Portfolio

A conveniently organized list of all of my major projects! I tend to update this list after I've completed new projects, so this list may not alwayas be up-to-date. Feel free to contact me if you want to follow up on, or inquire about any of these projects.

FoodSaver

My first Hackathon project ever! I made this in 2018 at SMHacks II, in which we got runner up (that was a nice start to my hackathon career 😁). The premise of the project was to mitigate food waste by finding recipes taht people could make using the leftover food in their fridge. Furthermore, the application accounted for what recipes you used, and would suggest recipes to use whatever food you had leftover. By the end of the hackathon, the focus of the application had shifted to suggesting recipes to people based on what they had in their fridge.

  • We used a really odd stack, since this was our first time developing a full solution.
  • We used HTML/CSS for the front end, without any libraries or CSS templates
  • The backend was written in Java with a SpringBoot framework
  • To go above and beyond, we wrote a rudimentary login API using Python and SQLite

SpeakAR

My submission to DVHacks in January 2019! SpeakAR was a project that projected the translated name of an object in AR above the object. In simple terms, if you put the camera in front of, for example, a key, it would put the translation of key into a different language in 3d block letters above the object. The language for translation could be configured using the settings menu. Unfortunately, due to the unstable nature of Flutter at the time, our project became corrupted :/

  • As stated before, this was written in the Flutter framework using Dart. We were one of the early adopters, using flutter a mere 2 weeks after release
  • The ML was handled in two ways - initially we tried to compile a tensoflow lite model, but due to incompatibilities with our system, we were unable to do so (and this is when I ditched Windows).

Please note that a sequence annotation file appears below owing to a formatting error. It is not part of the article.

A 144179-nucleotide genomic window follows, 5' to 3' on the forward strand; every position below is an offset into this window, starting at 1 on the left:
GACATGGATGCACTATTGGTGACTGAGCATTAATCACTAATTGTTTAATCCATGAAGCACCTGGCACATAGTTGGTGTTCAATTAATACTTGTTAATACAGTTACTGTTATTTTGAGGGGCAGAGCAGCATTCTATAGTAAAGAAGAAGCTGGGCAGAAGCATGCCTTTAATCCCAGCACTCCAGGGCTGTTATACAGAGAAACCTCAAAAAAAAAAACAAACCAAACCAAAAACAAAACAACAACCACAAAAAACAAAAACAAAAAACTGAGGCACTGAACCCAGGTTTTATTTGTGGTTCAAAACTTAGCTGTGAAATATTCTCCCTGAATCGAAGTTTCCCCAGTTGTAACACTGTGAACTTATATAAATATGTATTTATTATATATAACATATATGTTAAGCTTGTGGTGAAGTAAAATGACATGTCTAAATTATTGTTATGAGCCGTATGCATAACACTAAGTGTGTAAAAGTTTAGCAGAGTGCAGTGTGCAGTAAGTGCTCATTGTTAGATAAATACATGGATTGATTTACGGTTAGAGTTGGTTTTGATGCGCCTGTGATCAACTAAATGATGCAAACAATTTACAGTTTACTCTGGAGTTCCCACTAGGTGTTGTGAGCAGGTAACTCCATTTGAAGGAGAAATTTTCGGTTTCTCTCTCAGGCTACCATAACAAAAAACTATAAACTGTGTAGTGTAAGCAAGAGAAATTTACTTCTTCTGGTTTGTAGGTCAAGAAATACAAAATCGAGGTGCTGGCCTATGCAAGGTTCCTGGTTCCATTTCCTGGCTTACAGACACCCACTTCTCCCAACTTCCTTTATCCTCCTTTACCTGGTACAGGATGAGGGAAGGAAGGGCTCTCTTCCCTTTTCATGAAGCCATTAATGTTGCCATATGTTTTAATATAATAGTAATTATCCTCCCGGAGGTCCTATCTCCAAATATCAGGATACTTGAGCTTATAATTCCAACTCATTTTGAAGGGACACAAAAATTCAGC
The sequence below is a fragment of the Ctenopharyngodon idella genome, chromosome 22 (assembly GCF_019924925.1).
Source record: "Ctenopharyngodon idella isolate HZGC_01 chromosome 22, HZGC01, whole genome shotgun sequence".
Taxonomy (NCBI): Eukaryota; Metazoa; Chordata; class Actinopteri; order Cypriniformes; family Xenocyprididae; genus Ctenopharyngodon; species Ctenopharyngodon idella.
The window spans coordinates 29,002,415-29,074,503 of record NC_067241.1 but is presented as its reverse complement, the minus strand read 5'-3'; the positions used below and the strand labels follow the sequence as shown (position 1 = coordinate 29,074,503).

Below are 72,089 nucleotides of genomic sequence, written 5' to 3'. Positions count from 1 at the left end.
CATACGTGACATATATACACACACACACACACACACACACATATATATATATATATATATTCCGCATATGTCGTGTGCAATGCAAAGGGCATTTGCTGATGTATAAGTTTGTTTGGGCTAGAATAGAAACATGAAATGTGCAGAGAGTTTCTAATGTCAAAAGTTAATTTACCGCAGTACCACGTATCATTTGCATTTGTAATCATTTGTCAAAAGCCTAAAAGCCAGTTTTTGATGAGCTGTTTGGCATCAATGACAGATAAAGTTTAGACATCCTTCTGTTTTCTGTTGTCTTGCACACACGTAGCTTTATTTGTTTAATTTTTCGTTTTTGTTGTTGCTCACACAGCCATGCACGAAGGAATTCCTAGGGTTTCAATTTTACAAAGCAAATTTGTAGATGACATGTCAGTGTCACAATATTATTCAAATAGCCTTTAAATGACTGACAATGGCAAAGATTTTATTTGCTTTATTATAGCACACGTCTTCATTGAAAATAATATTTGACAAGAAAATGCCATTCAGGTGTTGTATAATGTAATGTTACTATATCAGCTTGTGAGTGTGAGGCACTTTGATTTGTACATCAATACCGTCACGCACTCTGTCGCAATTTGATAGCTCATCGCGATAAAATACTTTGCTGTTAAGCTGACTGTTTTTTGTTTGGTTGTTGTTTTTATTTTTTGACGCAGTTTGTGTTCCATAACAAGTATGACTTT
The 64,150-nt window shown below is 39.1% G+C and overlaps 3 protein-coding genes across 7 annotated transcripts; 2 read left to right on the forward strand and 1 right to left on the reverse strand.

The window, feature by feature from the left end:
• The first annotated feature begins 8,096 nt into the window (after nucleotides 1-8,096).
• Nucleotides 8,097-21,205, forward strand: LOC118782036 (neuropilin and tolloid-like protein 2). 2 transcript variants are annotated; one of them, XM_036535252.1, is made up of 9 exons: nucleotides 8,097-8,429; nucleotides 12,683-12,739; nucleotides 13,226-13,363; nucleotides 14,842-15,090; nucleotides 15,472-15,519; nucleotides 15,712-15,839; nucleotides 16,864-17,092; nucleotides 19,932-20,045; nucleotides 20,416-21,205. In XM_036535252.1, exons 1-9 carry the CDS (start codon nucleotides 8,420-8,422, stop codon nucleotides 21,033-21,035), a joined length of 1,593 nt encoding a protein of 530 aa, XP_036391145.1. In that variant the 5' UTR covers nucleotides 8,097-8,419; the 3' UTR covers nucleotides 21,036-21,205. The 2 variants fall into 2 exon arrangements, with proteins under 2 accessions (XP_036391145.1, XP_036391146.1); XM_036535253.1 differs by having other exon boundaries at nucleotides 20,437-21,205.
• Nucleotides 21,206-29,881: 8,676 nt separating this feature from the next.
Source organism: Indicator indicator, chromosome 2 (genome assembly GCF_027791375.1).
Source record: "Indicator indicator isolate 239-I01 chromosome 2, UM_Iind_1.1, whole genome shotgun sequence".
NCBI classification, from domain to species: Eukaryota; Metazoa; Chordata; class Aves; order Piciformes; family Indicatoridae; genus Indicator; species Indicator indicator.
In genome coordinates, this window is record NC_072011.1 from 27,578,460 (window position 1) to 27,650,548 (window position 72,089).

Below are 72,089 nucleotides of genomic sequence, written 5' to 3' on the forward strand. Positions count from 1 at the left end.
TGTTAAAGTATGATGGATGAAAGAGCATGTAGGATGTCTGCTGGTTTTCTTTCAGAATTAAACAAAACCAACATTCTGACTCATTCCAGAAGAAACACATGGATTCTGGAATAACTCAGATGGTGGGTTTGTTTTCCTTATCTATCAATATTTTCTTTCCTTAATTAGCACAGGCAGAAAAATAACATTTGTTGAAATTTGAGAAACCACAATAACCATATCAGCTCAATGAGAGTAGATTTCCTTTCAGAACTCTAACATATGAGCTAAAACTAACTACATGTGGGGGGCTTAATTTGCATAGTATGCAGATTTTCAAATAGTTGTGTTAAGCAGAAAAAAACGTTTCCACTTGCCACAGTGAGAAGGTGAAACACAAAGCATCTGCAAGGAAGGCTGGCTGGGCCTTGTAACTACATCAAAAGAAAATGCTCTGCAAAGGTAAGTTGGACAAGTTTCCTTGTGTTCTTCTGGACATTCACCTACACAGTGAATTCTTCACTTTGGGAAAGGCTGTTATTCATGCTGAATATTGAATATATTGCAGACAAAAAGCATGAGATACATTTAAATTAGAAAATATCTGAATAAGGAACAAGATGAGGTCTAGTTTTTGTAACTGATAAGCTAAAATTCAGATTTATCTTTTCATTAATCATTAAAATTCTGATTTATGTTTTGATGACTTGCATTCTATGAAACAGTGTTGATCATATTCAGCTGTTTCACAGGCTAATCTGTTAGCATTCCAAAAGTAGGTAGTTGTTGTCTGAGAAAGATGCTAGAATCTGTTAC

• We instead handled the AI using Firebase's object detection model

The Drone Project

Our submission for CodeDay BA, Spring 2019! This project involved the devision of a raspberry-pi-powered drone, using stepper motors and a wooden frame. This drone was heavily engineered to be IoT-focused, with features like a web dashboard to monitor its diagnostics (altitude, speed, yaw, pitch, etc.), a live video feed that could be patched into a VR Headset (on multiple devices), and more! This project won us the best hardware hack at CBDA!

  • We used DNSmasq to use the Raspberry Pi as a router - essentially allowing the raspi to act as a WiFi hotspot
  • There were two webservers involved:
    • The JS server we used to serve our dashboard, coded in React.js
    • The Flask server used to serve video feed in both a website (which we didn't have time to style) and a video feed, experienced in VR
  • The flight controller's code was written in C++, with some early object detection code written in python.

The Glove

Our submission to HackMerced in 2019 (I don't remember what month) where we submitted this to the AGTech Track. Our project revolved around the usage of two IMUs put on a 'glove', which we parsed the input from into Unity. In Unity, we cleaned this data with a Kalman filter, leaving the data ready to be used to for various purposes, like manipulating a 3-axis arm.